I remember an interview I had about a year ago where the interviewer asked me to list my five favourite places in London. It's worth mentioning it was for an internship-to-job working for a conceirge travel website, and that I didn't get it, unsurprisingly. They wanted me to list luxury spas and unique boutiques.
I listed places I genuinely loved. Architectural delights. Peaceful parks. The heady, horrible rush of Harrods. Places like that. Places that are London to me.
I came to the city ready to give it love. When you finish a relationship with someone you stop loving, the love has to go somewhere. It goes inwards, and it most likely destroys you, or you can open yourself up and let it flow through you.
Walking along the South Bank, with the lights and the noise of the city all around me, I become that channel. All what was pain and sorrow emerges into nothing but euphoria, the great unbounded joy that finally, I got what I think I really want.
I know people hate London. I know people are in love with New York. And I myself know that I won't stay here forever, and that I miss the countryside and simplicity and where it's cheaper to take public transport. I know that it's grim to watch identical people looking angrily down at the Metro to avoid the bright lights that hurt your eyes in the morning. I know it's grim to see the sunrise in the morning obscured by a tower block. I know full well that there's not much beauty to be had here.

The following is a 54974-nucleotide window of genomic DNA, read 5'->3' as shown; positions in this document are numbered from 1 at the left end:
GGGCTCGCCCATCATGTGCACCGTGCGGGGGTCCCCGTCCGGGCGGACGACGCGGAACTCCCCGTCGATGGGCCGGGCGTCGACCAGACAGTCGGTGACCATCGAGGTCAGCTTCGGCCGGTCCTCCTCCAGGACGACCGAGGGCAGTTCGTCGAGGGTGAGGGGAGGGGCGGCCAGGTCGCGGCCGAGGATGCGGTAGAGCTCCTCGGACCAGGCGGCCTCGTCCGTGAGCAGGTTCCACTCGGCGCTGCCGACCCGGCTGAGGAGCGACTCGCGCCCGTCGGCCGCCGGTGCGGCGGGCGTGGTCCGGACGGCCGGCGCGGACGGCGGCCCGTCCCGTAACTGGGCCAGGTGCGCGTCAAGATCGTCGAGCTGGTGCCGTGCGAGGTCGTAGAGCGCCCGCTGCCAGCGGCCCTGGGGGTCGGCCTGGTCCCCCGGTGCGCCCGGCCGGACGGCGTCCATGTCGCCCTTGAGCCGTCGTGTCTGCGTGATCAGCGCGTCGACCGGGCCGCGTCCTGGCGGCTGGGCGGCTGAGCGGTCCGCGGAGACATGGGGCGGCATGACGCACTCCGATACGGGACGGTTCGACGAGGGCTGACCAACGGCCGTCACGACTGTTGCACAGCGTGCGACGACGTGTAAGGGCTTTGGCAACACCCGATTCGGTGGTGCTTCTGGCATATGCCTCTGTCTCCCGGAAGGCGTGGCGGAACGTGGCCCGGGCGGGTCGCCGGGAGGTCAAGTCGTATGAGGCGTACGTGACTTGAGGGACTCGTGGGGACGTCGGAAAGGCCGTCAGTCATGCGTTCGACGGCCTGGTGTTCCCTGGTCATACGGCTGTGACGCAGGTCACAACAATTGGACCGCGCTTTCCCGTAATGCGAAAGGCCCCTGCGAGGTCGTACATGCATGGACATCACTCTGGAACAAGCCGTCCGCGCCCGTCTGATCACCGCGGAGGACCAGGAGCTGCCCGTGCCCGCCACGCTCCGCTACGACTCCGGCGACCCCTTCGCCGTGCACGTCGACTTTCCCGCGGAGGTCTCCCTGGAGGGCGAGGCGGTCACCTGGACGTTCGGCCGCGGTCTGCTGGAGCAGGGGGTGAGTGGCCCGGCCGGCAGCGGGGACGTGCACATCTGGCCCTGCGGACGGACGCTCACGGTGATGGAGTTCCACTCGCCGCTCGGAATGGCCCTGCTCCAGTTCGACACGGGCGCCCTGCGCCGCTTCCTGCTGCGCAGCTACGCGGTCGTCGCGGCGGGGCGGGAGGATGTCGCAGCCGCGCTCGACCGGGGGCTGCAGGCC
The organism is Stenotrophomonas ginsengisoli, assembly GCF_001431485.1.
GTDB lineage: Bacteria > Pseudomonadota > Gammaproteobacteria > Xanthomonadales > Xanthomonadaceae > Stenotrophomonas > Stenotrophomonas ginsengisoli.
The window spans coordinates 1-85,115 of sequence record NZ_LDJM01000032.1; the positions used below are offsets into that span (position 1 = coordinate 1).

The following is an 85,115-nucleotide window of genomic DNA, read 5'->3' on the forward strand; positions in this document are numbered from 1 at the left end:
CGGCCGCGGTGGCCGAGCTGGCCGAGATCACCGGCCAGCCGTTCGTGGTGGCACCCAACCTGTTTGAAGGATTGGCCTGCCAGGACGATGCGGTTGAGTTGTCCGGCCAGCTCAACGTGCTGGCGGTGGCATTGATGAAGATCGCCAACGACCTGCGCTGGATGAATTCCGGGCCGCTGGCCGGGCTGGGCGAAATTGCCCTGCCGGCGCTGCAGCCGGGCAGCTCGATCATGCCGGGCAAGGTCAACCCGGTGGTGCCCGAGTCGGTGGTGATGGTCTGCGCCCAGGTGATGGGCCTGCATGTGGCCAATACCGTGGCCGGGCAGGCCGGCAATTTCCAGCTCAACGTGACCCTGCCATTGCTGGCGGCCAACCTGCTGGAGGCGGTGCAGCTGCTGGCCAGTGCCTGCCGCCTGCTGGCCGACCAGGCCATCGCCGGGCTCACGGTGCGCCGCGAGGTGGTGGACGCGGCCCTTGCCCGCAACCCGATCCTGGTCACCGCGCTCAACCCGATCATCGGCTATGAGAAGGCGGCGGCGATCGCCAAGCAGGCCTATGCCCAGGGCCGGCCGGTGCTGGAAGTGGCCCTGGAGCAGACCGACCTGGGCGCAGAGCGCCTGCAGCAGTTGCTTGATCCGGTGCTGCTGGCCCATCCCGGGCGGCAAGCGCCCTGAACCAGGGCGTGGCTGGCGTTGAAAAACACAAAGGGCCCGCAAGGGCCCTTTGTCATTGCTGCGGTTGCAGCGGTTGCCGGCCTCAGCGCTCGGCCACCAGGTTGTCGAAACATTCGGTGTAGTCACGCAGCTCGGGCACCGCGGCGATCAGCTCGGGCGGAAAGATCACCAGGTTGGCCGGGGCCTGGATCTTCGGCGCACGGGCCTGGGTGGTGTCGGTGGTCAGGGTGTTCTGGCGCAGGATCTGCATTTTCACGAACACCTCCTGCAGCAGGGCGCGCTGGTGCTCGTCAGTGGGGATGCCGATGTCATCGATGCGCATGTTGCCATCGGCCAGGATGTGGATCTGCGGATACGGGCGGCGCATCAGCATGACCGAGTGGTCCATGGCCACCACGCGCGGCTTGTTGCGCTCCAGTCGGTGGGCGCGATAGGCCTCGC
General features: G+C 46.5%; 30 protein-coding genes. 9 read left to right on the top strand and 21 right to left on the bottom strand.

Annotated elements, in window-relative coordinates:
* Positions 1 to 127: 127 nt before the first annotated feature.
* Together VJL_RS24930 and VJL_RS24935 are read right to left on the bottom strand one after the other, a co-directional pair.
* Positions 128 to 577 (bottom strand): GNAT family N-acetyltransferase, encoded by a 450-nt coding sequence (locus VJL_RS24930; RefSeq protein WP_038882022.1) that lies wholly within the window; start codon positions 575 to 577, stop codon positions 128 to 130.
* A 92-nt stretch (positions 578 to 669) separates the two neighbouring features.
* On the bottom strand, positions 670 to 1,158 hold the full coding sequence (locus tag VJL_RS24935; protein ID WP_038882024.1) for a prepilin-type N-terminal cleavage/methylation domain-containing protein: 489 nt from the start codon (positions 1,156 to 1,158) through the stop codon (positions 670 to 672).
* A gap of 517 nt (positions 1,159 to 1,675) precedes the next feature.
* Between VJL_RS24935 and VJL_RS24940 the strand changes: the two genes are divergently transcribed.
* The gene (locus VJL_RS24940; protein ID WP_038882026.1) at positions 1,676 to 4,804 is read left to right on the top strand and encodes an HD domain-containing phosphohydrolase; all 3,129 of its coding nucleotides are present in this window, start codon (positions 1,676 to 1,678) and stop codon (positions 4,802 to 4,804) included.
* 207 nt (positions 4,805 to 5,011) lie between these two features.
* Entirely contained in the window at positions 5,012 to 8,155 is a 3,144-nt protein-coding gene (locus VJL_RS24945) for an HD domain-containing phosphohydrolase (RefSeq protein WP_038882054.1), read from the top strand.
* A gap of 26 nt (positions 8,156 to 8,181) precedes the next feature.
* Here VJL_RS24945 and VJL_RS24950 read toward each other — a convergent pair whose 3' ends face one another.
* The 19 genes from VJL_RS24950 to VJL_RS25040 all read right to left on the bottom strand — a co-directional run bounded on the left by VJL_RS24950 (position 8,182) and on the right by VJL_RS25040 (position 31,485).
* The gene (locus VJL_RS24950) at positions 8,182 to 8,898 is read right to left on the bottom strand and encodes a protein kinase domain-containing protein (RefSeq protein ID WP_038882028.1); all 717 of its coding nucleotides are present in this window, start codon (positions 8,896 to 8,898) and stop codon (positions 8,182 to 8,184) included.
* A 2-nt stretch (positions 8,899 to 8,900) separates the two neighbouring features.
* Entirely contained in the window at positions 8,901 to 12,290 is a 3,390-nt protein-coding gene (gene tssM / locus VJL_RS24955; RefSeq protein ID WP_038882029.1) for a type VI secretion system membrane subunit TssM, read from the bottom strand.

And that to call the city lights inspiring, majestic and the greatest site I'll see is hopelessly naive and no doubt embarassing.
But this city has probably helped save my life. It gave me something to aim for, something to love again and something to lose myself in. London holds up a mirror to everyone who passes through it. And I think now that I can look myself full in the face and like it.
I know I'll resent it soon enough and one day it'll break me, like it breaks everyone. And that it's full of corruption and the darkness of humanity. But it's full of goodness. Hidden beneath the grime on the tubes and mashed copies of Stylist.
We're still lonely. It's still quiet. But we're not alone in that here.